I love watching DIY lotion videos. They say you can just throw some all natural ingredients into a pot, warm them up, blend it all together and *magic* you get a light non-greasy lotion that looks like whipped cream.
It does seem perfect at first, and so simple. You wouldn’t even have to worry about finding a natural lotion during your travels – just easily whip some up yourself every now and then. It’s like a dream. Let me explain how the reality actually goes.
Oil and Water – Rules of
First (if you’re anything like me) you will learn that you really did need that emulsifier to get the oil and water ingredients to blend together. No amount of whipping it or stirring will magically combine the two. Even if you do somehow get them to stay together long enough to put in the container, when you open it up an hour later to admire your homemade product it’s going to be a separated and unpleasant looking mass.
Image courtesy of Victor Blacus
Stirring and Whipping – Not the same
My first attempt was in the spirit of being all natural. I thought to myself, I don’t really need an electric mixer, I’ll just put my energy into it and stir a bunch with a whisk. Between that and the oil and water fiasco this is what my second or third attempt looked like:
Not very fluffy. Trust me. Watery and clumpy might be a better description.
No One Needs a Bowl that Large
It’s just an ego thing, I promise. You are not going to immediately start producing commercial sized amounts of lotion by your first, second, or even tenth try. Go small. It will encourage you to use less ingredients. This is a good thing. It means less ingredients will be thrown away when the entire batch goes wrong – which it will.
As my mixing bowl (okay, it’s really a pot) got smaller, my lotion attempts started to look more like lotion. Coincidence?
Throwing Good after Bad – Why this rarely works
I have discovered, on more occasions than I can count, that one of the ingredients was making my recipe too greasy, too odd feeling, too oily, too watery, etc. In some cases this can be fixed by adding more of an ingredient with the opposite effect. Sometimes it is just time to let the batch go before you end up with a very large amount of unusable lotion. Remember that some of those ingredients are expensive, especially when all added up together. Do you really want to throw them into a product that you think is unusable in its current form?
So many ingredients to waste (or not waste).
Citric Acid Burns – Why preservatives might not be great
It took four times before I realized that my batches were not working (and I was wasting ingredients by adding more to try to dull the skin burning effect) because the natural preservative that I chose to abundantly use was actually pretty strong and my skin – well – it isn’t quite that strong – it’s actually rather sensitive. It probably didn’t help that I was also using a citrus based essential oil to give the lotion a pleasant scent. Citric acid seems less harmful than long chemical names, but for the beginner lotion chef, it is probably best to be skipped. My honest advice would be to skip the preservatives completely while in the learning stages, make very small batches, and just keep them somewhere cool (i.e. the fridge) until they are used up.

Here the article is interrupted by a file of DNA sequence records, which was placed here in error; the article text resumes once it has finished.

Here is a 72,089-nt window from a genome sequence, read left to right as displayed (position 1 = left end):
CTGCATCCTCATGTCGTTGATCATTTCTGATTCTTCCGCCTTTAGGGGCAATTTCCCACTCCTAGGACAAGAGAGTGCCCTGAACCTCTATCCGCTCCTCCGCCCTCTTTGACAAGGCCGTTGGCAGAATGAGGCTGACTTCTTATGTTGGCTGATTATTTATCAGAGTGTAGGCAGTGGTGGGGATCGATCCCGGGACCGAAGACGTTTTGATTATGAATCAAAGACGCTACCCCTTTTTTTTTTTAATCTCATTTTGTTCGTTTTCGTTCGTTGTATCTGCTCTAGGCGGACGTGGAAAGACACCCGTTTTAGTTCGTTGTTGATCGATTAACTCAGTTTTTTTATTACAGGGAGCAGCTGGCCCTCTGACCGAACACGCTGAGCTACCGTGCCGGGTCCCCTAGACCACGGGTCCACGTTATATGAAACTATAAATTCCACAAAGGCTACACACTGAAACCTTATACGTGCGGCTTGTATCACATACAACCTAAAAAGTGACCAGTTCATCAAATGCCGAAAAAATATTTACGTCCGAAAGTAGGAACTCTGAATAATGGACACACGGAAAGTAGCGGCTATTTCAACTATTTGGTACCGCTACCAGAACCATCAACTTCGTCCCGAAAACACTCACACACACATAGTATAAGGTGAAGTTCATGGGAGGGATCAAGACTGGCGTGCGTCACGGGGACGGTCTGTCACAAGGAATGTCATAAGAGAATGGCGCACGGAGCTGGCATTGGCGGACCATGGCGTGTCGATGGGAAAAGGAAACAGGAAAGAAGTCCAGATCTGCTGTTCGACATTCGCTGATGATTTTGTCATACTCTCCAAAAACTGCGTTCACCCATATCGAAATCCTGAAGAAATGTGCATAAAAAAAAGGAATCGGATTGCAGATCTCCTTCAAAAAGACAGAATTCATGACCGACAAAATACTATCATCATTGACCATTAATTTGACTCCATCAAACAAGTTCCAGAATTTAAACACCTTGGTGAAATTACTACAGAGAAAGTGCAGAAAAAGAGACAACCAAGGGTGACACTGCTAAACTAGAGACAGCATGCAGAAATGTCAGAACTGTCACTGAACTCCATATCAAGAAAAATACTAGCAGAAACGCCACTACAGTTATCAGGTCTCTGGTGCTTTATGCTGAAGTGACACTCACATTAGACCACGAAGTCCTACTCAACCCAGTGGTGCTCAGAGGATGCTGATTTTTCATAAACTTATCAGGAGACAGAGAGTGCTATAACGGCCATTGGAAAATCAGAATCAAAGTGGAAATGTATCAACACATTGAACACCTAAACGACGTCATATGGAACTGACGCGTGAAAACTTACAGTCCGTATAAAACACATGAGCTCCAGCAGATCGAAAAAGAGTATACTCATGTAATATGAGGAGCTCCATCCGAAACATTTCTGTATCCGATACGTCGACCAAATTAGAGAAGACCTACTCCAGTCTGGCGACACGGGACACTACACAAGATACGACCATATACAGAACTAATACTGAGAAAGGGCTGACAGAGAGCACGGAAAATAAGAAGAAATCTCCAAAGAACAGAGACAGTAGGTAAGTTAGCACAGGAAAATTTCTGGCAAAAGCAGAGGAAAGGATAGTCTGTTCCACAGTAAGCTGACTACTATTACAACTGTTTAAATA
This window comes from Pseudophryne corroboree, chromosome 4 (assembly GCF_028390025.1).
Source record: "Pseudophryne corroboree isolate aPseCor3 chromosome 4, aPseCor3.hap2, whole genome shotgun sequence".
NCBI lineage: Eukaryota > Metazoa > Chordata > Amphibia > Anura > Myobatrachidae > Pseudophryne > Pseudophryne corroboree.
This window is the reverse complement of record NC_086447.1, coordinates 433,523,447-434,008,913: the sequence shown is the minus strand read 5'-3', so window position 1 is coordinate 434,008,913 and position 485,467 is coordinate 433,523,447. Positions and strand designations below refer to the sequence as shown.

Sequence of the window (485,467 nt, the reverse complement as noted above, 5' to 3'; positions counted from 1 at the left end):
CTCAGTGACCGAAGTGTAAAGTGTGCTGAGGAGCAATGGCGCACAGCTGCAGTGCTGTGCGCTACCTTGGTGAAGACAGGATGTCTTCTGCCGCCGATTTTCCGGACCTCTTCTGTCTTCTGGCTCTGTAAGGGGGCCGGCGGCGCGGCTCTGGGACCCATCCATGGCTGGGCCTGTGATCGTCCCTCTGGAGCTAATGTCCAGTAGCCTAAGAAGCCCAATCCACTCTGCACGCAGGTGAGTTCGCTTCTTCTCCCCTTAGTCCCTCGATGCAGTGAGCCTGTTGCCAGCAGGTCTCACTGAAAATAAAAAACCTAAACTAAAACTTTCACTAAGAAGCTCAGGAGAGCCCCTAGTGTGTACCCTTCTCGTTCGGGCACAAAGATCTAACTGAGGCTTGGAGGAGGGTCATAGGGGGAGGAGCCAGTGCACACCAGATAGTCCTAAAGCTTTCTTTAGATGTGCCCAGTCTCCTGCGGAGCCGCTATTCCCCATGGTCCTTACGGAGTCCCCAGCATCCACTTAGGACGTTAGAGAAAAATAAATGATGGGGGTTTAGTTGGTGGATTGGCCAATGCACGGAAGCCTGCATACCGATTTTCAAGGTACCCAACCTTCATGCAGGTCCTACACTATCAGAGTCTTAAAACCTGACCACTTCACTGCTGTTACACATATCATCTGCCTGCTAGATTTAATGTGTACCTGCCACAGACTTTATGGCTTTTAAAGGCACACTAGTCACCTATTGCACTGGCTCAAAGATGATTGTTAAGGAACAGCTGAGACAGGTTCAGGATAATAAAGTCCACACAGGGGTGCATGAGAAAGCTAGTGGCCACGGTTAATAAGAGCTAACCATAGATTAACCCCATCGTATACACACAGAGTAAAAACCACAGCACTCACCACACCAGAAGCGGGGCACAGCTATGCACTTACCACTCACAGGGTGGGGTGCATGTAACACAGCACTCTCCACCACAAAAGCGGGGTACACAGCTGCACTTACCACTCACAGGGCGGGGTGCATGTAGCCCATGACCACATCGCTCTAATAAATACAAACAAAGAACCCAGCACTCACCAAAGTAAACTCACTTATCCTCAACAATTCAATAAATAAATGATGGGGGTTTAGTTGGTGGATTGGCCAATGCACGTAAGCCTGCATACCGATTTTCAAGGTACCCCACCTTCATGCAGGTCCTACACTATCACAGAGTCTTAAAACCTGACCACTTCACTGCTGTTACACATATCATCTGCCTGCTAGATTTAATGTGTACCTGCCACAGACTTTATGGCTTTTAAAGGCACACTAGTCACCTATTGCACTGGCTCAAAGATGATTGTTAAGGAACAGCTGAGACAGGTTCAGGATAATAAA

Lotion is NOT a Meringue
I do not care what any of the DIY lotion experts claim. If you have been whipping your recipe for ten minutes straight with no results, then it is not going to whip. You’ve either gotten overexcited and tried before it was cooled down, or your recipe just wasn’t designed for whipping.
Hint: if it looks like this is will NEVER whip up.
There is always another day and another batch.
“I Have the Perfect Container for This!” – Phrases to avoid
They say to sterilize a container and have it set aside for your perfectly whipped lotion. In theory, this is a good idea. In real life, there’s just no point until you know what consistency the end result will be. Will it actually be light whipped heaven or will it end up (like most of mine) being so hard that it could be formed into a stick of lip balm, a thick cocoa butter type semi-rock, or a liquid best left in a bottle with a pump so it doesn’t all pour out at once? I have never actually – not even once – managed to create a truly light and fluffy whipped lotion. Creamy? Yes. Whipped? No.
The Chem Lab
In following various internet advice on “natural” and “safe” ingredients *cough*, I have ended up with several jars of ingredients that I would never actually put in my recipes even if they do promise a perfect result. Research before you buy. You would be amazed how many seemingly innocent sounding ingredients started their lives as a byproduct of the petrochemical industry.
Image courtesy of FEMA. Not my actual kitchen.
We learn by making mistakes. At this rate I shall soon be a genius.